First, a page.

Imagine you’d be making a trip of more than 15 years long. Get your babies on the way, each in a different continent. And do all that driving a 90 year old car. TDC2187 If I had the time, I’d take a trip around the world and meet all of the DS106 and CLMooc folk . First the UK and Europe Then down to Australia and New Zealand (and also to the Philippines, to see a rhizo pal) Up to […]
Arthur C. Clarke’s Third Law states that “any sufficiently advanced technology is indistinguishable from magic”. I think that’s probably true of many things and not just limited to technology – that many things that others do look like magic from the outside. And if this is so, then there’s a lot of important lessons to be learnt by those of us who are interested on how folk learn, and how we teach. Here’s a couple that spring to mind. First, if all we […]
Twitter gets a lot of bad press, for many reasons. But, for me, it’s a place I find like-minded friends who are generous, caring and creative. So today’s #DecDoodle is a Twitter dove with an olive branch – symbolising my hope that 2018 will continue to be a time of sharing, making and of love.
I’m giving a paper at the SocMedHE conference at Sheffield Hallam this Tuesday called Creative Playfulness and Convivial Interactions in a Participatory Culture: recent findings and implications for Higher Education. It’s based on some of the findings from my PhD research on CLMoooc, and I’m suggesting that CLMooc is better thought of as an affinity space than as a community, as it’s the things that we do that bring us together. I think that the best way to describe CLMooc is […]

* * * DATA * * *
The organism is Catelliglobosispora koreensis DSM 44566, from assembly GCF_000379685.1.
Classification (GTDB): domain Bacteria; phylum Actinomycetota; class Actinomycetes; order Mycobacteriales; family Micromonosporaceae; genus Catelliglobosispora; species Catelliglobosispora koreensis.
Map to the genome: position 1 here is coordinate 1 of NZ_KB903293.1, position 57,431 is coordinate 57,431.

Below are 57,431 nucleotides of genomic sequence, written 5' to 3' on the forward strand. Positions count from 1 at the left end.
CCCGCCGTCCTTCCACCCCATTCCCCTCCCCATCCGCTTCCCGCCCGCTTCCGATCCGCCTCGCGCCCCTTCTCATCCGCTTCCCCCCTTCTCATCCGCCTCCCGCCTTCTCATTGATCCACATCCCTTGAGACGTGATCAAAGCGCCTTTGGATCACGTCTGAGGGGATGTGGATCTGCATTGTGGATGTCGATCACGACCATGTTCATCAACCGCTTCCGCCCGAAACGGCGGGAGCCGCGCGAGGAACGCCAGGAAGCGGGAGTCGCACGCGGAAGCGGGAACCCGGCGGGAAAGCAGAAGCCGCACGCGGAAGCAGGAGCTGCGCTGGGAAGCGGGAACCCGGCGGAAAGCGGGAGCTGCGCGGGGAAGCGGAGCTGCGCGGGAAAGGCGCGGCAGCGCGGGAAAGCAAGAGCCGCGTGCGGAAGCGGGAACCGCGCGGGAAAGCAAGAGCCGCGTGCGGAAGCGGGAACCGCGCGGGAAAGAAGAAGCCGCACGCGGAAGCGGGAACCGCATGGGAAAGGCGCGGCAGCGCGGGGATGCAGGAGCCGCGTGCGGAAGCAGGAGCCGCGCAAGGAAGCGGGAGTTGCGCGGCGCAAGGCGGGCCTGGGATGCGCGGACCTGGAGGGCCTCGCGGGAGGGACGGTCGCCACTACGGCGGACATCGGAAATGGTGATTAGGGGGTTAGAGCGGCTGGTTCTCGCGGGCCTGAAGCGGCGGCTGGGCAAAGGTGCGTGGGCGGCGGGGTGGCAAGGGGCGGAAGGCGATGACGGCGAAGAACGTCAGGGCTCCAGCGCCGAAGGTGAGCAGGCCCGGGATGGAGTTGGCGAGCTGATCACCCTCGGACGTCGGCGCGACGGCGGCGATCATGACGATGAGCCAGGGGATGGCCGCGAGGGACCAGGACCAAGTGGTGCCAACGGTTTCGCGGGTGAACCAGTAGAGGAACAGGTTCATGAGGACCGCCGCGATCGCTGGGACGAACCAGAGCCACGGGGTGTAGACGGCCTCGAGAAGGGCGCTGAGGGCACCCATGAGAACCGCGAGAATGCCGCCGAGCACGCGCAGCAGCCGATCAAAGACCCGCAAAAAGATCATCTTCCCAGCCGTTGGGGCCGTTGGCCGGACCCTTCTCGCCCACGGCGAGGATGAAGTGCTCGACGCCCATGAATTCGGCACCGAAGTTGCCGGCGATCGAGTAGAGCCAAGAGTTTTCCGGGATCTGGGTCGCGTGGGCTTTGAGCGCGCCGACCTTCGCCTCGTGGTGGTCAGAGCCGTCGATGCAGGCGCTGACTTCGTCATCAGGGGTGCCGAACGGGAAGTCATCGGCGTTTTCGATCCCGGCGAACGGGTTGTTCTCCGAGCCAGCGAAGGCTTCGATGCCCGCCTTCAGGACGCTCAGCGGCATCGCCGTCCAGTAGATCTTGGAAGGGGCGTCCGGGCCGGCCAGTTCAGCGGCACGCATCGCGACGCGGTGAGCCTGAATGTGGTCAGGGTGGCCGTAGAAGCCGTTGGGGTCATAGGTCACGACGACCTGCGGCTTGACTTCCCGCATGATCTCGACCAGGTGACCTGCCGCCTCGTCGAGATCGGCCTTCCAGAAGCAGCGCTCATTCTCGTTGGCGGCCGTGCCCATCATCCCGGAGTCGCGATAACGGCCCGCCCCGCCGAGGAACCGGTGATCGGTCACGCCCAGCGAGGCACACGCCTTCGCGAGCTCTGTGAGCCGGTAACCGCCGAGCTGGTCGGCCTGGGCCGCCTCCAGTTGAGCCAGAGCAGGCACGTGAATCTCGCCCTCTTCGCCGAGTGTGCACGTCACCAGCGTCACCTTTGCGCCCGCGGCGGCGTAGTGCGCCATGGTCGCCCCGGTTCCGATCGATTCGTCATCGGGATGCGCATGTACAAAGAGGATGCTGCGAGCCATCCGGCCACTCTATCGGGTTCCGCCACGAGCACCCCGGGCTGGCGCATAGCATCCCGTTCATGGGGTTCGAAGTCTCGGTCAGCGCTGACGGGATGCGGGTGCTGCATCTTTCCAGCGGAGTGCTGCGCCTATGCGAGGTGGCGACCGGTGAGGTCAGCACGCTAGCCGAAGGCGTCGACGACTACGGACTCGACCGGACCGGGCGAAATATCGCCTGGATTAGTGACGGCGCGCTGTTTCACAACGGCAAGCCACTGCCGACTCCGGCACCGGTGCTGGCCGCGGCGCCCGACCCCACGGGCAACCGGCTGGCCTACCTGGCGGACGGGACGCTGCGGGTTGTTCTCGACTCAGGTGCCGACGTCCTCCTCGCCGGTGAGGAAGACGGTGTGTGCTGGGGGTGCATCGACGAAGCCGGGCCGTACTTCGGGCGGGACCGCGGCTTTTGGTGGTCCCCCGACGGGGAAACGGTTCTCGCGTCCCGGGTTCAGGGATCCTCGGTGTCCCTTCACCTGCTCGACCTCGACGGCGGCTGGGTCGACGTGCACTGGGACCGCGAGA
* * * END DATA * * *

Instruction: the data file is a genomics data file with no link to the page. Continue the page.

I’ve had two things on my mind this week – the first is the amazing cover of Little Boxes by Walk off the Earth: (this is a serious earworm – catchy tune and lyrics which are political satire as relevant today as when the song was first written in 1962); the second is how to make assessment and feedback useful to students. And, actually, I think that both of these are connected. It strikes me that often feedback is spoken […]
I rewatched a superb TedX talk yesterday by Tesia Marshik called Learning styles & the importance of critical self-reflection. She talks about the myth of learning styles and the danger of believing in them, and it’s a powerful and persuasive critique. What particularly struck me watching it this time was her explanation of how we store what we learn in terms of meaning, and a few of us had a long conversation about this afterwards. Years ago my mum taught remedial maths […]
Hmmm, I just tried to sign up to Instagram again. Now, I know that I don’t own the name NomadWarMachine, but I use it across so many platforms that I identify with it as strongly as I do with my “real” name. But somebody else has taken it (stolen, I am really thinking) it on Instagram so I can’t have it. Pout. So after sulking for a while I tried to sign up with the name I use for Skype (another […]
No, not a map of cats, but a map for cats. Specifically, this is a map of the downstairs of our house and the back garden. Each X marks a spot that is owned by a cat or that a cat finds exciting (or both). No wonder there is so much cat hair everywhere!